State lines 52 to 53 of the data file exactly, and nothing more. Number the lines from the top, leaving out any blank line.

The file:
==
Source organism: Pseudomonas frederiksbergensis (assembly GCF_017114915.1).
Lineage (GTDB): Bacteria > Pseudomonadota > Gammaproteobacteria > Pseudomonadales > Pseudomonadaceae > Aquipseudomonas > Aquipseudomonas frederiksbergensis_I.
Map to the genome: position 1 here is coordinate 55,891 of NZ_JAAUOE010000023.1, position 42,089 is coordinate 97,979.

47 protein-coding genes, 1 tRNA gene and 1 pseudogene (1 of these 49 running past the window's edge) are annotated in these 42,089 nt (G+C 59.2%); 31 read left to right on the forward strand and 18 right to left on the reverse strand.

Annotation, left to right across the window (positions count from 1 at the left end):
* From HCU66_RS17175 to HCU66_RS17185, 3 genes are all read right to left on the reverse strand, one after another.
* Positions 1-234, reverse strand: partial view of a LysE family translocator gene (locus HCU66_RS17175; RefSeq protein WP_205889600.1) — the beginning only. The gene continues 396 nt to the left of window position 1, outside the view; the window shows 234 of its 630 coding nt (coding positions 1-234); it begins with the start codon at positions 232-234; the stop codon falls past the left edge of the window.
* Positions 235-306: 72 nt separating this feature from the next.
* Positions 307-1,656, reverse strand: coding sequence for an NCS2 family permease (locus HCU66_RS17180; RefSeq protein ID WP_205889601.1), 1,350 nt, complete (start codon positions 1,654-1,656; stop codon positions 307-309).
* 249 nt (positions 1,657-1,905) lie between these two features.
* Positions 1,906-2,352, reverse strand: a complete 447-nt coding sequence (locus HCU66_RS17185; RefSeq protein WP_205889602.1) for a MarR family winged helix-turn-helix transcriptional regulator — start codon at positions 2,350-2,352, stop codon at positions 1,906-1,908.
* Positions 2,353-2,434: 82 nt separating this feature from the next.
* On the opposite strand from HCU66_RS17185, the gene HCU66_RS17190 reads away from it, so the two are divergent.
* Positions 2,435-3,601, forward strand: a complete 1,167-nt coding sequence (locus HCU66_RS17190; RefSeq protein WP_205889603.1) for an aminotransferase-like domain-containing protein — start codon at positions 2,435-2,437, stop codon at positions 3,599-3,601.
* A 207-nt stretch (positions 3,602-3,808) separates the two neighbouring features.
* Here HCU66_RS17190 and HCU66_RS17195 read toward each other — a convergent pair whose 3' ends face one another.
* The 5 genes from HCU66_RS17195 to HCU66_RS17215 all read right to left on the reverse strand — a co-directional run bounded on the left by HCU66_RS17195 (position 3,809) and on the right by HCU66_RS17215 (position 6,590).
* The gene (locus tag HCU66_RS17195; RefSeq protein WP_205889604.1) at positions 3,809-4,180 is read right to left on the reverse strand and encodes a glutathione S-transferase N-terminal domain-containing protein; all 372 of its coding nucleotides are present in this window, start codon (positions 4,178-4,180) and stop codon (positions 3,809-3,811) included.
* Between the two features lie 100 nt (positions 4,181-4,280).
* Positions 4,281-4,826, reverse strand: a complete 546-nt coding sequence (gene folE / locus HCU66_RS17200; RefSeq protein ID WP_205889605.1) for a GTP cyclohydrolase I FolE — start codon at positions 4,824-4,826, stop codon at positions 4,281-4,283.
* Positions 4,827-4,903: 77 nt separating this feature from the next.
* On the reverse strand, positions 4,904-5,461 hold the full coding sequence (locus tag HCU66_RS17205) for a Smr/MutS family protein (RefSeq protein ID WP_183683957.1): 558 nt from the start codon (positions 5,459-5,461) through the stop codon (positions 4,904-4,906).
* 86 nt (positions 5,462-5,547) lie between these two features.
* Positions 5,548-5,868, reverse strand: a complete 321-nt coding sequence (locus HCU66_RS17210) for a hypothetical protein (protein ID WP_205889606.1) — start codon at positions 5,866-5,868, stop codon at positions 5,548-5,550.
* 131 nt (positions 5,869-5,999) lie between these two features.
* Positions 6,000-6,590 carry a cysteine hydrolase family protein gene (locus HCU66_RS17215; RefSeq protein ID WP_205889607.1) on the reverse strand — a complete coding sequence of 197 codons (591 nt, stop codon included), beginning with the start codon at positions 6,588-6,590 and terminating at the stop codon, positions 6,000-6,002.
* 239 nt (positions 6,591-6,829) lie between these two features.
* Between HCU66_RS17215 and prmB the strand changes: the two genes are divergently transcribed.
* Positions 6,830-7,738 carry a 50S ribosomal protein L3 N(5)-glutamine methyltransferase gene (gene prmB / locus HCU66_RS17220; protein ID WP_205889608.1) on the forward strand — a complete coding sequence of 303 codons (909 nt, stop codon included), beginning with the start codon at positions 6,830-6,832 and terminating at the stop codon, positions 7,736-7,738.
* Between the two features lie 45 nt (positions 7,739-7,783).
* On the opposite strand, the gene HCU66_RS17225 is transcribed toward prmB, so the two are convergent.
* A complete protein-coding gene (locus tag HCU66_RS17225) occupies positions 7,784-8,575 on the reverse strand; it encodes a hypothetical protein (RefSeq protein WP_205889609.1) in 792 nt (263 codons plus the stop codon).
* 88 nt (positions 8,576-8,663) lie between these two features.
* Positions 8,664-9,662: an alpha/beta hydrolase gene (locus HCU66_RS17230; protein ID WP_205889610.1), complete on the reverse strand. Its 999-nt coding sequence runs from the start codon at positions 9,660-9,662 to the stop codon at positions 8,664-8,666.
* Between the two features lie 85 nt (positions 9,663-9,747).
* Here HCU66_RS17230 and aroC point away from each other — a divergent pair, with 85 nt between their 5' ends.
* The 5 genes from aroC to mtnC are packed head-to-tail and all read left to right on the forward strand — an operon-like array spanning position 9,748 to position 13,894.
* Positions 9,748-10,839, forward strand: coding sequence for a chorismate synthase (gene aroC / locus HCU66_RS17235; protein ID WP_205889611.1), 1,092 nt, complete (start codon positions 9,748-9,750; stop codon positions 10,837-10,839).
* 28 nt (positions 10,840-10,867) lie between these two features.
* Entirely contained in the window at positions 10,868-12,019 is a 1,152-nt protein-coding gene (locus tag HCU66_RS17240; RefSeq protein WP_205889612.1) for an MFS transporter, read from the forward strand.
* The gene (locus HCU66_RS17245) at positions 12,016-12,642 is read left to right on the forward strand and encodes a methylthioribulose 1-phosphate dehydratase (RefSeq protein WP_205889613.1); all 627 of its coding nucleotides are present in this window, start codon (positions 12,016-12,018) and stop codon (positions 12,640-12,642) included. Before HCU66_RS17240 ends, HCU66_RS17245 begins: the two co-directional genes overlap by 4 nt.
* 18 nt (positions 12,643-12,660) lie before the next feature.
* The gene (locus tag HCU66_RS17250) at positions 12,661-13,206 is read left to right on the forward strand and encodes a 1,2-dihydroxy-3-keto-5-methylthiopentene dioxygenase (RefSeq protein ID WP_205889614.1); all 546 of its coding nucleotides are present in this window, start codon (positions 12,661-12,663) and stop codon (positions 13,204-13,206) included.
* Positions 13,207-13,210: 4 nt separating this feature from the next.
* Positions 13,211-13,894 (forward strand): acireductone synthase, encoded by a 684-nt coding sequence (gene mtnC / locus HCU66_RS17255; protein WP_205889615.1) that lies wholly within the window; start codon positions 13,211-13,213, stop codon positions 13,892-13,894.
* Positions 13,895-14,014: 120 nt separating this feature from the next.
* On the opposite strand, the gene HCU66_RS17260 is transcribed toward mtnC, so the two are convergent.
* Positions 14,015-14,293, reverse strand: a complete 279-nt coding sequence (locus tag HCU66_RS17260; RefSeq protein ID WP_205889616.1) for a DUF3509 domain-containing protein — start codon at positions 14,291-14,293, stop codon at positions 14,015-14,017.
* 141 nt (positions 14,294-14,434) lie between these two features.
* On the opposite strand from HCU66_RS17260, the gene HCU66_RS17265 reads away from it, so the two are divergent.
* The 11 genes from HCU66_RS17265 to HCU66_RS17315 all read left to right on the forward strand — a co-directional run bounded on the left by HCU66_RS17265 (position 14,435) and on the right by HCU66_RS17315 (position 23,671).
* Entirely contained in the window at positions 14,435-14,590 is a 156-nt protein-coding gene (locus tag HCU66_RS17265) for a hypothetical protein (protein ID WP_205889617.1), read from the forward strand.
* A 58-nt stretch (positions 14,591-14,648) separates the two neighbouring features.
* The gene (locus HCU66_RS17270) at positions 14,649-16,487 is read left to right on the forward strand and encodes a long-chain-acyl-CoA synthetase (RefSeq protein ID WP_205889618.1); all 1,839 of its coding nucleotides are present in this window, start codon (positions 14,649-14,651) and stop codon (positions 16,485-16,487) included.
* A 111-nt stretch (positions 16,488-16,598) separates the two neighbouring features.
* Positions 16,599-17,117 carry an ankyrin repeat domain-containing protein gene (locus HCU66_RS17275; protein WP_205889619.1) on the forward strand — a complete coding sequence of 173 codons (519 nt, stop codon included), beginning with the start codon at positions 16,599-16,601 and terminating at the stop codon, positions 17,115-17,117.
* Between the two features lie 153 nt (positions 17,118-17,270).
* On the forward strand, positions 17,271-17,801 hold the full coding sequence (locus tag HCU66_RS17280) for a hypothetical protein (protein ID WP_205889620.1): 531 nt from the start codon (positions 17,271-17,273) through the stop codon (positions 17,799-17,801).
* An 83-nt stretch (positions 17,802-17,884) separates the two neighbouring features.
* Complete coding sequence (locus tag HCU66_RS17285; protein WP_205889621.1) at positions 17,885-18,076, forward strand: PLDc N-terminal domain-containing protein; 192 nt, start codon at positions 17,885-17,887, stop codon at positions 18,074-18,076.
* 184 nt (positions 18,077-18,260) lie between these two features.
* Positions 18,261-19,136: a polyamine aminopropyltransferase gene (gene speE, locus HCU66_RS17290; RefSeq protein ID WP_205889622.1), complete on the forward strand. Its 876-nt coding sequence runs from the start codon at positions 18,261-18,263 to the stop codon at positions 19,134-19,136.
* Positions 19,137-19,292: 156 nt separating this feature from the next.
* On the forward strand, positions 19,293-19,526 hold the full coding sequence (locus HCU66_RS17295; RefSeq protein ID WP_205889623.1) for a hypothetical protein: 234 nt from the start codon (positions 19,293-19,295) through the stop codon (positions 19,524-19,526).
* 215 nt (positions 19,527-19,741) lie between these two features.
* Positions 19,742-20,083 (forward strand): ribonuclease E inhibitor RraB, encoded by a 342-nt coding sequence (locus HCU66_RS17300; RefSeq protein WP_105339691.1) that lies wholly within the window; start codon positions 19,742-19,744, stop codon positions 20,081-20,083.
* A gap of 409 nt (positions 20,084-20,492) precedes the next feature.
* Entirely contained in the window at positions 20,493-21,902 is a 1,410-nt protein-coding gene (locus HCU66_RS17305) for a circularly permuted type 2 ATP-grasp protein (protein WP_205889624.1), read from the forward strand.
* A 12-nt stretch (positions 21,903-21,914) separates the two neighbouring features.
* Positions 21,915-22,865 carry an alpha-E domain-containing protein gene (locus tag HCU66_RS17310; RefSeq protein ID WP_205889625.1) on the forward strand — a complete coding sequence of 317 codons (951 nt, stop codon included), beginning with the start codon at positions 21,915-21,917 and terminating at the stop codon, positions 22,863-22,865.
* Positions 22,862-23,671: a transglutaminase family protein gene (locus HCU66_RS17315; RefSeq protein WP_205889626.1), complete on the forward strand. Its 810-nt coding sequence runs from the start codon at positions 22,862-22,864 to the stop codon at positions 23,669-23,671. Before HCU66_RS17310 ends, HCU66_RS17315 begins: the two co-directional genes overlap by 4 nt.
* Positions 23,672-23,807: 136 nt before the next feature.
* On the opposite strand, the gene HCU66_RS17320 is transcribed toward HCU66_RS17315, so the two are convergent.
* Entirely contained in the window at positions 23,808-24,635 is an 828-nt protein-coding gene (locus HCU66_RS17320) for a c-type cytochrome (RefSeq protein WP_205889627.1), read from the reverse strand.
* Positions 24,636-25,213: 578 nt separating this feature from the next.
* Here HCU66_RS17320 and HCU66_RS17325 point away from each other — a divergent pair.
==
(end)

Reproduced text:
* Entirely contained in the window at positions 14,435-14,590 is a 156-nt protein-coding gene (locus tag HCU66_RS17265) for a hypothetical protein (protein ID WP_205889617.1), read from the forward strand.
* A 58-nt stretch (positions 14,591-14,648) separates the two neighbouring features.